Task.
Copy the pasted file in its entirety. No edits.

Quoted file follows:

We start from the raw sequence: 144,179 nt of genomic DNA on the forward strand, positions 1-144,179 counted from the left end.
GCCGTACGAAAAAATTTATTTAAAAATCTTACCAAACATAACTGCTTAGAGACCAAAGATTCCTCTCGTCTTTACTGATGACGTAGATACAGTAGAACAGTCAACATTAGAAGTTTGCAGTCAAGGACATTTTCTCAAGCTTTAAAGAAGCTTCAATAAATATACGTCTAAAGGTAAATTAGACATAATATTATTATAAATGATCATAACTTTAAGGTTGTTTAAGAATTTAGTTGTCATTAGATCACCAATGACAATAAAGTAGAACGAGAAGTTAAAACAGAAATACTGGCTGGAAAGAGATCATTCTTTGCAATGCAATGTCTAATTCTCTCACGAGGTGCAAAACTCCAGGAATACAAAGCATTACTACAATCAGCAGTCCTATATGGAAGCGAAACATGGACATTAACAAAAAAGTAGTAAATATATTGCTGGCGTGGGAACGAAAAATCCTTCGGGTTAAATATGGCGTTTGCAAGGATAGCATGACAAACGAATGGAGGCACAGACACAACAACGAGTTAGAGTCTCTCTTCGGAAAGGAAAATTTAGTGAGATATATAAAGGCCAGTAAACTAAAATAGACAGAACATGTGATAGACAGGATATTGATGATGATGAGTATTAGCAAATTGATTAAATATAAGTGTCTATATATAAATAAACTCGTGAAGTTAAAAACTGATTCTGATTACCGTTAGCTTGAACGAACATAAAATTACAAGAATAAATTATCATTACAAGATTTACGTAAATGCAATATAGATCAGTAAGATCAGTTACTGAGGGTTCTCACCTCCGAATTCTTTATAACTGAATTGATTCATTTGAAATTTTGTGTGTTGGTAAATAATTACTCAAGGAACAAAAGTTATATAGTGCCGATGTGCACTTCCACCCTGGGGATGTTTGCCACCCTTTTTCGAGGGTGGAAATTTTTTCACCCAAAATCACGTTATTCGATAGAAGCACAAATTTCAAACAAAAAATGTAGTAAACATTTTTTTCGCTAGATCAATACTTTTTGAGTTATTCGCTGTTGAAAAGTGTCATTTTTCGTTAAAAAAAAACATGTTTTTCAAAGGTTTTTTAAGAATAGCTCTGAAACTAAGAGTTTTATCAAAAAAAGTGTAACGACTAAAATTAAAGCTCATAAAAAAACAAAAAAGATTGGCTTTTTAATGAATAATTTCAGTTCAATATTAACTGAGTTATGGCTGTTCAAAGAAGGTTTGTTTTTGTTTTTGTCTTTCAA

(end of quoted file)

We start from the raw sequence: 144,179 nt of genomic DNA on the forward strand, positions 1-144,179 counted from the left end.
GCCGTACGAAAAAATTTATTTAAAAATCTTACCAAACATAACTGCTTAGAGACCAAAGATTCCTCTCGTCTTTACTGATGACGTAGATACAGTAGAACAGTCAACATTAGAAGTTTGCAGTCAAGGACATTTTCTCAAGCTTTAAAGAAGCTTCAATAAATATACGTCTAAAGGTAAATTAGACATAATATTATTATAAATGATCATAACTTTAAGGTTGTTTAAGAATTTAGTTGTCATTAGATCACCAATGACAATAAAGTAGAACGAGAAGTTAAAACAGAAATACTGGCTGGAAAGAGATCATTCTTTGCAATGCAATGTCTAATTCTCTCACGAGGTGCAAAACTCCAGGAATACAAAGCATTACTACAATCAGCAGTCCTATATGGAAGCGAAACATGGACATTAACAAAAAAGTAGTAAATATATTGCTGGCGTGGGAACGAAAAATCCTTCGGGTTAAATATGGCGTTTGCAAGGATAGCATGACAAACGAATGGAGGCACAGACACAACAACGAGTTAGAGTCTCTCTTCGGAAAGGAAAATTTAGTGAGATATATAAAGGCCAGTAAACTAAAATAGACAGAACATGTGATAGACAGGATATTGATGATGATGAGTATTAGCAAATTGATTAAATATAAGTGTCTATATATAAATAAACTCGTGAAGTTAAAAACTGATTCTGATTACCGTTAGCTTGAACGAACATAAAATTACAAGAATAAATTATCATTACAAGATTTACGTAAATGCAATATAGATCAGTAAGATCAGTTACTGAGGGTTCTCACCTCCGAATTCTTTATAACTGAATTGATTCATTTGAAATTTTGTGTGTTGGTAAATAATTACTCAAGGAACAAAAGTTATATAGTGCCGATGTGCACTTCCACCCTGGGGATGTTTGCCACCCTTTTTCGAGGGTGGAAATTTTTTCACCCAAAATCACGTTATTCGATAGAAGCACAAATTTCAAACAAAAAATGTAGTAAACATTTTTTTCGCTAGATCAATACTTTTTGAGTTATTCGCTGTTGAAAAGTGTCATTTTTCGTTAAAAAAAAACATGTTTTTCAAAGGTTTTTTAAGAATAGCTCTGAAACTAAGAGTTTTATCAAAAAAAGTGTAACGACTAAAATTAAAGCTCATAAAAAAACAAAAAAGATTGGCTTTTTAATGAATAATTTCAGTTCAATATTAACTGAGTTATGGCTGTTCAAAGAAGGTTTGTTTTTGTTTTTGTCTTTCAA